HAVE you ever seen El Sol, the Chief of the Wonder-workers, brother to Mother Carey? Yes, you have, though probably you did not know it; at least you could not look him in the face. Well, I am going to tell you about him, and tell of a sad thing that happened to him, and to some one whom he loved more than words can tell.
Tall and of blazing beauty was El Sol, the King of the Wonder-workers; his hair was like shining gold, and stood straight out a yard from his hea
Everyone loved him, except a very few, who once had dared to fight him, and had been worsted. Everyone else loved him, and he liked everybody, without really loving them. Until one day, as he walked in his garden, he suddenly came on a beautiful white maiden, whom he had never seen before. Her eyes were of the loveliest blue, her hair was so soft that it floated on the air, and her robe was white, covered with ferns done in white lace.
He fell deeply in love with her at once, but she waved a warning hand, when he tried to come near.
"Who are you, oh radiant princess? I love you even before I hear you speak."
"I am Snowroba, the daughter of the great King Jackfrost," she said.
"I love you as I never loved any one. Will you marry me? I am the King of the Wonder-workers. I will make you the Queen."
"No," said she, "I cannot marry you, for it is written that if one of my people marry one of your people, she will sink down and die in a day."
Then El Sol was very sad. But he said, "May I not see you again?"
"Yes," she answered, "I will meet you here in the morning, for it is pleasant to look on your beauty," and her voice tinkled sweetly.
So she met him in the morning, and again on the third morning. He loved her madly now, and though she held back, he seized her in his arms and kissed her tenderly.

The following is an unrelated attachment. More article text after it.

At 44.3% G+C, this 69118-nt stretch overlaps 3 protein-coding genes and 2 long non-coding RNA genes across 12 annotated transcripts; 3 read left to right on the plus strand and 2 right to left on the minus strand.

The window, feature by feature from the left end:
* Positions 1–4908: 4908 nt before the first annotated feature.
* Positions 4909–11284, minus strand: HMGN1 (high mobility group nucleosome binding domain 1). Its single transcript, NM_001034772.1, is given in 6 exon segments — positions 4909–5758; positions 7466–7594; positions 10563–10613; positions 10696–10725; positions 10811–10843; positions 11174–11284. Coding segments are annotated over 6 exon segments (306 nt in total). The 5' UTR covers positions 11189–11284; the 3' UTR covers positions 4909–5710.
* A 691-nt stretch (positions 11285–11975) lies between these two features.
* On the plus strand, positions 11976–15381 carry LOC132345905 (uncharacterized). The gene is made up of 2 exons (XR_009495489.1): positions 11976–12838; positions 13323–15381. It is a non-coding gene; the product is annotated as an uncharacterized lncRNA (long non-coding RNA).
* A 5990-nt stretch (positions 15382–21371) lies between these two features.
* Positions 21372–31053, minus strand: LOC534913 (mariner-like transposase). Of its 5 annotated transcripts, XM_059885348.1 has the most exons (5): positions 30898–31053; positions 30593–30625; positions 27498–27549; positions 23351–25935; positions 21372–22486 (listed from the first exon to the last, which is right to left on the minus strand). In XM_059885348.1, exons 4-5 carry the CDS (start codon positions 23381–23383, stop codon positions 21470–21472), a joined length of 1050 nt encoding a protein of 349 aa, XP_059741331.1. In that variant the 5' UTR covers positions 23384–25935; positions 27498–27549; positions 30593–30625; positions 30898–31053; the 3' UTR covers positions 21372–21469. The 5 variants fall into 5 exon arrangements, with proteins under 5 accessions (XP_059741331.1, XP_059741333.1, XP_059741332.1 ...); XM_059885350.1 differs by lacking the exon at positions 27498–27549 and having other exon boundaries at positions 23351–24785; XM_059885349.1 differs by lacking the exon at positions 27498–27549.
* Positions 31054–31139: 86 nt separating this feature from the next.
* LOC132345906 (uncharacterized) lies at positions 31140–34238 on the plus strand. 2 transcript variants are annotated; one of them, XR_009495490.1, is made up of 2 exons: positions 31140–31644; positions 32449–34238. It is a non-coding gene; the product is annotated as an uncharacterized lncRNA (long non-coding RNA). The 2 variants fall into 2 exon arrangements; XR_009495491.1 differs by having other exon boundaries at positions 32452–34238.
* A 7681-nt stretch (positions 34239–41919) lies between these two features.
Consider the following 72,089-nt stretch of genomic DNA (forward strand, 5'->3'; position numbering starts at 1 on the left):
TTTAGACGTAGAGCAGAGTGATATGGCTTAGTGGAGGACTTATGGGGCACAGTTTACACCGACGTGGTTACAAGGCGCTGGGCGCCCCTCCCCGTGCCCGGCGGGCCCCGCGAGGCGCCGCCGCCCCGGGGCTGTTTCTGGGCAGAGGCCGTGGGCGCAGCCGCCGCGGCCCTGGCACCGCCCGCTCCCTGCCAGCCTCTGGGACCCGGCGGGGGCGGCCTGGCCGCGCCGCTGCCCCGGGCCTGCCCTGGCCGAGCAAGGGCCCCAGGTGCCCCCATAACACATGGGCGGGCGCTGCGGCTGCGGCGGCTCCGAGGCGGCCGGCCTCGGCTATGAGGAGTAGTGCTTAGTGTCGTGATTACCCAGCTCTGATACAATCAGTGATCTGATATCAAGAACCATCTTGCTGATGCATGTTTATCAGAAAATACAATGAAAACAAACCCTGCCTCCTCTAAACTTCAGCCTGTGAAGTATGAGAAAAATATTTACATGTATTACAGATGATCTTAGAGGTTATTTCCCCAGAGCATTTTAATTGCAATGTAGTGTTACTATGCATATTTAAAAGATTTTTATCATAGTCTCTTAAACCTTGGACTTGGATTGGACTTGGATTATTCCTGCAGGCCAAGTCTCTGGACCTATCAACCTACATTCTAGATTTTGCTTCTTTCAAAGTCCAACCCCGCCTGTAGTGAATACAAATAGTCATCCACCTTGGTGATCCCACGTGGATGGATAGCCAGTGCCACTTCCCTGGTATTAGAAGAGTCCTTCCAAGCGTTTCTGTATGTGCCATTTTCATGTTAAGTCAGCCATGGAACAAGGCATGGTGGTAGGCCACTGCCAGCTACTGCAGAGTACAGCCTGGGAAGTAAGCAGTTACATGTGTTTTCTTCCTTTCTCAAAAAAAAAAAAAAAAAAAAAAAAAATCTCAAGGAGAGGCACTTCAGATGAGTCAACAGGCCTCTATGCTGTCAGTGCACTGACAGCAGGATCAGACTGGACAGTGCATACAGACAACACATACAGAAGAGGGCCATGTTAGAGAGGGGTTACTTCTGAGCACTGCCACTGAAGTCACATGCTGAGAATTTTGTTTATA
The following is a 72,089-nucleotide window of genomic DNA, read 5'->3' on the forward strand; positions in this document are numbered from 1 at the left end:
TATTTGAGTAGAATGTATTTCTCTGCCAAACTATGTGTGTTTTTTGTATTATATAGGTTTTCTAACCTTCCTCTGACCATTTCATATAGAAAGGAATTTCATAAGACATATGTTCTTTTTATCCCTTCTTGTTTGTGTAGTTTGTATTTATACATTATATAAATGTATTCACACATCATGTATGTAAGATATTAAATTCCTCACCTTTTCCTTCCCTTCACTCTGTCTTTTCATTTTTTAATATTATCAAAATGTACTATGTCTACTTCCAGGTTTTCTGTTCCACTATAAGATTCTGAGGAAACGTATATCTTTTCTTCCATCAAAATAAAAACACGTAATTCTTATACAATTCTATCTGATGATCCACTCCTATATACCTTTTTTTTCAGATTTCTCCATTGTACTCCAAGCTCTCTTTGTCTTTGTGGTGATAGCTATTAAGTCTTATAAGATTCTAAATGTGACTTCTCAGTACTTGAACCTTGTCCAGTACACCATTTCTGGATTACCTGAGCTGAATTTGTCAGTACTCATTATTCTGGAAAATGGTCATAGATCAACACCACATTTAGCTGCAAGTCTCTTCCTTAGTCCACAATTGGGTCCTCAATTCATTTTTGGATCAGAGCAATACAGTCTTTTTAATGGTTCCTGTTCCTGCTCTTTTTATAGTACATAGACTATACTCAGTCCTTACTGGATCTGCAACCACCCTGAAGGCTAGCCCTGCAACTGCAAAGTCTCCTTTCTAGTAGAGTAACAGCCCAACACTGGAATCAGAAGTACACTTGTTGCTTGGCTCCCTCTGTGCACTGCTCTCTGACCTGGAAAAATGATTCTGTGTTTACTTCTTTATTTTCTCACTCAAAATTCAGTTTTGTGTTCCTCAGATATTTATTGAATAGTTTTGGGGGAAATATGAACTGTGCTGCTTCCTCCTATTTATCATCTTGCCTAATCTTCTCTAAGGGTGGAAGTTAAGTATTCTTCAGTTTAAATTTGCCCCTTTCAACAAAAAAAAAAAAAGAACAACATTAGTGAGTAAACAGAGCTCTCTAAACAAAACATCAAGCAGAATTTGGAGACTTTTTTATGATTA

Then her arms fell weakly to her sides, and her eyes half closed as she said: "I know now that the old writing spake truth. I love you, I love you, my love; but you have killed me."
And she sank down, a limp white form, on the leafy ground.
El Sol was wild with grief. He tried to revive her, to bring her back.
She only whispered, "Good-bye, my love. I am going fast. You will see me no more, but come to this place a year from now. It may be Maka Ina will be kind, and will send you a little one that is yours and mine."
Her white body melted away, as he bent over it and wept.
He came back every morning, but saw Snowroba no more. One year from that day, as he lingered sadly over the sacred spot, he saw a new and wonderful flower come forth. Its bloom was of the tenderest violet blue, and it was full of expression. As he gazed, he saw those eyes again; the scalding tears dropped from his eyes, and burned its leaves into a blotched and brownish colour. He remembered, and understood her promise now. He knew that this was their blue-eyed little one.
In the early springtime we can see it. Three sunny days on the edge of the snowdrift will bring it forth. The hunterfolk who find it, say that it is just one of the spring flowers, out earlier than any other, and is called Liverleaf, but we Woodcrafters know better. We know it is Hepatica, the child of El Sol and Snowroba.